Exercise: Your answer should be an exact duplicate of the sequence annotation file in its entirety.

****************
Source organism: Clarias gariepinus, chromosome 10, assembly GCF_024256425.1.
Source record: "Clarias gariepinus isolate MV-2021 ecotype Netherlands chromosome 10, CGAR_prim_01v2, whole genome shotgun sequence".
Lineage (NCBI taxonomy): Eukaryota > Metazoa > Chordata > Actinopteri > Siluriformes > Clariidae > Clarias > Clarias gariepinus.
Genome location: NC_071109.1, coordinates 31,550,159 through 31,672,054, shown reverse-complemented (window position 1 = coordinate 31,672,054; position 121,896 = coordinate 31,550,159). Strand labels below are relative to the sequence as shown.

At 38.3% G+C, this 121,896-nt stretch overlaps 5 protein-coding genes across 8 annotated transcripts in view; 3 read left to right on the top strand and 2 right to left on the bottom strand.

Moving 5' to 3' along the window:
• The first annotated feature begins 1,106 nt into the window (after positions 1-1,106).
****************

Source organism: Clarias gariepinus, chromosome 10, assembly GCF_024256425.1.
Source record: "Clarias gariepinus isolate MV-2021 ecotype Netherlands chromosome 10, CGAR_prim_01v2, whole genome shotgun sequence".
Lineage (NCBI taxonomy): Eukaryota > Metazoa > Chordata > Actinopteri > Siluriformes > Clariidae > Clarias > Clarias gariepinus.
Genome location: NC_071109.1, coordinates 31,550,159 through 31,672,054, shown reverse-complemented (window position 1 = coordinate 31,672,054; position 121,896 = coordinate 31,550,159). Strand labels below are relative to the sequence as shown.

At 38.3% G+C, this 121,896-nt stretch overlaps 5 protein-coding genes across 8 annotated transcripts in view; 3 read left to right on the top strand and 2 right to left on the bottom strand.

Moving 5' to 3' along the window:
• The first annotated feature begins 1,106 nt into the window (after positions 1-1,106).